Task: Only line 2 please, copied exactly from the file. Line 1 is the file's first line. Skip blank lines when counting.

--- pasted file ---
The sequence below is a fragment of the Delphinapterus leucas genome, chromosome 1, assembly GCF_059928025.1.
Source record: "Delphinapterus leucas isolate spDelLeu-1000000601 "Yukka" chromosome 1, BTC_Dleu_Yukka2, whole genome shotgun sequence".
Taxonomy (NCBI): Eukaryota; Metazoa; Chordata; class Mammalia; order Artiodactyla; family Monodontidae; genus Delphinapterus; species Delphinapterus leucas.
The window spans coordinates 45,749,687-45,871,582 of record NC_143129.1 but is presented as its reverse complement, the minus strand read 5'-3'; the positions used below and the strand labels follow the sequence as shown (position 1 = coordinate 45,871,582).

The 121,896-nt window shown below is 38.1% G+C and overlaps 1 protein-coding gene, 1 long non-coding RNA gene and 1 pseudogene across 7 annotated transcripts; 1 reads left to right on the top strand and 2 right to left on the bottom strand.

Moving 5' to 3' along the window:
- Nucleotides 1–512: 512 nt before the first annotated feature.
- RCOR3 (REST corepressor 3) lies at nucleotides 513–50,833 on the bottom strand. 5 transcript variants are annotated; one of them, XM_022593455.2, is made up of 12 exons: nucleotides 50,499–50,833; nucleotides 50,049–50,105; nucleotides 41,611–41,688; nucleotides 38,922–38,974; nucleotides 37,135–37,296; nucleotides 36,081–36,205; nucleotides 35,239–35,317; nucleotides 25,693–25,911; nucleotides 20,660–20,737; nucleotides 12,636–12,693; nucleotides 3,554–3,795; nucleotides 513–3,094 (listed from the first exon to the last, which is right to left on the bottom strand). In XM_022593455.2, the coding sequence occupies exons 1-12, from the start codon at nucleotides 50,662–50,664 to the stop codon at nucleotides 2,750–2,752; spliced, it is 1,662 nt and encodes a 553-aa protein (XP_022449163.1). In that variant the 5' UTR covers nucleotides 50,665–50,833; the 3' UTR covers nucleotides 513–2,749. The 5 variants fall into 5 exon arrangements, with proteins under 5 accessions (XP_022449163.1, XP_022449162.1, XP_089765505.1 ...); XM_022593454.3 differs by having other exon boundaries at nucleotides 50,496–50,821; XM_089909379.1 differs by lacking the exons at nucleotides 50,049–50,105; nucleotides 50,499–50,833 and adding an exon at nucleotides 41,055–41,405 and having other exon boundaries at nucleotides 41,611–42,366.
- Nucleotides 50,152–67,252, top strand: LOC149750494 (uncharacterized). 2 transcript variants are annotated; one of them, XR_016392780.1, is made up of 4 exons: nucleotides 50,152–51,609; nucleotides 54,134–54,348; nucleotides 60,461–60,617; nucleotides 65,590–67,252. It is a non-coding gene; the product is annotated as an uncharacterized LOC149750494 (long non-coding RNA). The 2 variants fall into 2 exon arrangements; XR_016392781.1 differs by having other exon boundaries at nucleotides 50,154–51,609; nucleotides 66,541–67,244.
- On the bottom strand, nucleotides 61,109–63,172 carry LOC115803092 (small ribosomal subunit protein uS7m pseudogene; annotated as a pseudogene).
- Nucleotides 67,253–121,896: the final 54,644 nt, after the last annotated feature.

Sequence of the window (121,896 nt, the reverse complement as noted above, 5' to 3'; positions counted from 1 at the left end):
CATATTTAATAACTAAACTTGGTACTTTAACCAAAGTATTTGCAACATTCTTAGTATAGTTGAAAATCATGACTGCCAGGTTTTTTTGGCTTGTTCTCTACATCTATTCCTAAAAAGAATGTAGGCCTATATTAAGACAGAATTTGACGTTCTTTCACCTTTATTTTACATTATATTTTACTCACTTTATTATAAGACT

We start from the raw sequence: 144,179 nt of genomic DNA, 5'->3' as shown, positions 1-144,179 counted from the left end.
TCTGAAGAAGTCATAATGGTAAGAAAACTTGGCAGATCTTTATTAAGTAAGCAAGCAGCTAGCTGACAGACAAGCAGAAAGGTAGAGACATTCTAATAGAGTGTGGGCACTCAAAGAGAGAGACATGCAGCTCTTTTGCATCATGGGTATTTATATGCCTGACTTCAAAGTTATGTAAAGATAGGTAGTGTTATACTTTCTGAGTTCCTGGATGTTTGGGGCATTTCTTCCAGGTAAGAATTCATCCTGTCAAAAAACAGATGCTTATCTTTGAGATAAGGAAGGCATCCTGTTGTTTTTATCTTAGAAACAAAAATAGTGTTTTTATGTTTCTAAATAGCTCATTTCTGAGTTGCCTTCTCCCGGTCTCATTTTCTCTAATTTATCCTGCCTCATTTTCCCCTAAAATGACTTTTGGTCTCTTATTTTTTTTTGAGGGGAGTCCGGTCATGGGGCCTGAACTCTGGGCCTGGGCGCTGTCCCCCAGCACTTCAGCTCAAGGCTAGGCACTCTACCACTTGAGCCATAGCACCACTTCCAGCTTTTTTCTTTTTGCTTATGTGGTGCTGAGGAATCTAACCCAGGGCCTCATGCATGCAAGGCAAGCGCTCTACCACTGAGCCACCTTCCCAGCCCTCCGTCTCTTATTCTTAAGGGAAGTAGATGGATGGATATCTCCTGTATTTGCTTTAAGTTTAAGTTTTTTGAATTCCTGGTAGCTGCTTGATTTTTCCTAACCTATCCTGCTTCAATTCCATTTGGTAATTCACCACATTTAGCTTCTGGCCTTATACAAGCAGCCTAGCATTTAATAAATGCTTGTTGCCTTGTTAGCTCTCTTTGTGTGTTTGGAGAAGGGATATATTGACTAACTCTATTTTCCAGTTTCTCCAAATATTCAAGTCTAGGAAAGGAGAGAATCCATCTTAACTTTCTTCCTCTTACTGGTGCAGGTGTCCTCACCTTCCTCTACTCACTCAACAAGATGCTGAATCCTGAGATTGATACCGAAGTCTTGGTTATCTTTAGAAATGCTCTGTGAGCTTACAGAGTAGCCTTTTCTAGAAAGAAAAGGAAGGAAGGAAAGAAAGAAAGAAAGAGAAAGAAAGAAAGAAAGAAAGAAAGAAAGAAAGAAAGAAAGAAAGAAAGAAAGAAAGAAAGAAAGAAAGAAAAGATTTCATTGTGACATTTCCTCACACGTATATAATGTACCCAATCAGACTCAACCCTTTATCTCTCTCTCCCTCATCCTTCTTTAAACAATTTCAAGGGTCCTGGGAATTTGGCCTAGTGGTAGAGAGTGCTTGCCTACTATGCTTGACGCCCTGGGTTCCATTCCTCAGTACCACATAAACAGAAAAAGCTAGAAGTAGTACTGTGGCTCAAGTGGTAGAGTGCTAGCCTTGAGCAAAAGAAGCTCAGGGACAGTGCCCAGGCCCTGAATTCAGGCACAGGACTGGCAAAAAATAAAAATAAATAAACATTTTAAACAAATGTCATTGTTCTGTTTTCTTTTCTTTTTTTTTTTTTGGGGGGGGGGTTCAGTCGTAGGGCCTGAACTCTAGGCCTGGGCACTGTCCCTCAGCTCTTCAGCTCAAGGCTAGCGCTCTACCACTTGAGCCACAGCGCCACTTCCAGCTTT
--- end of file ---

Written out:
Source record: "Delphinapterus leucas isolate spDelLeu-1000000601 "Yukka" chromosome 1, BTC_Dleu_Yukka2, whole genome shotgun sequence".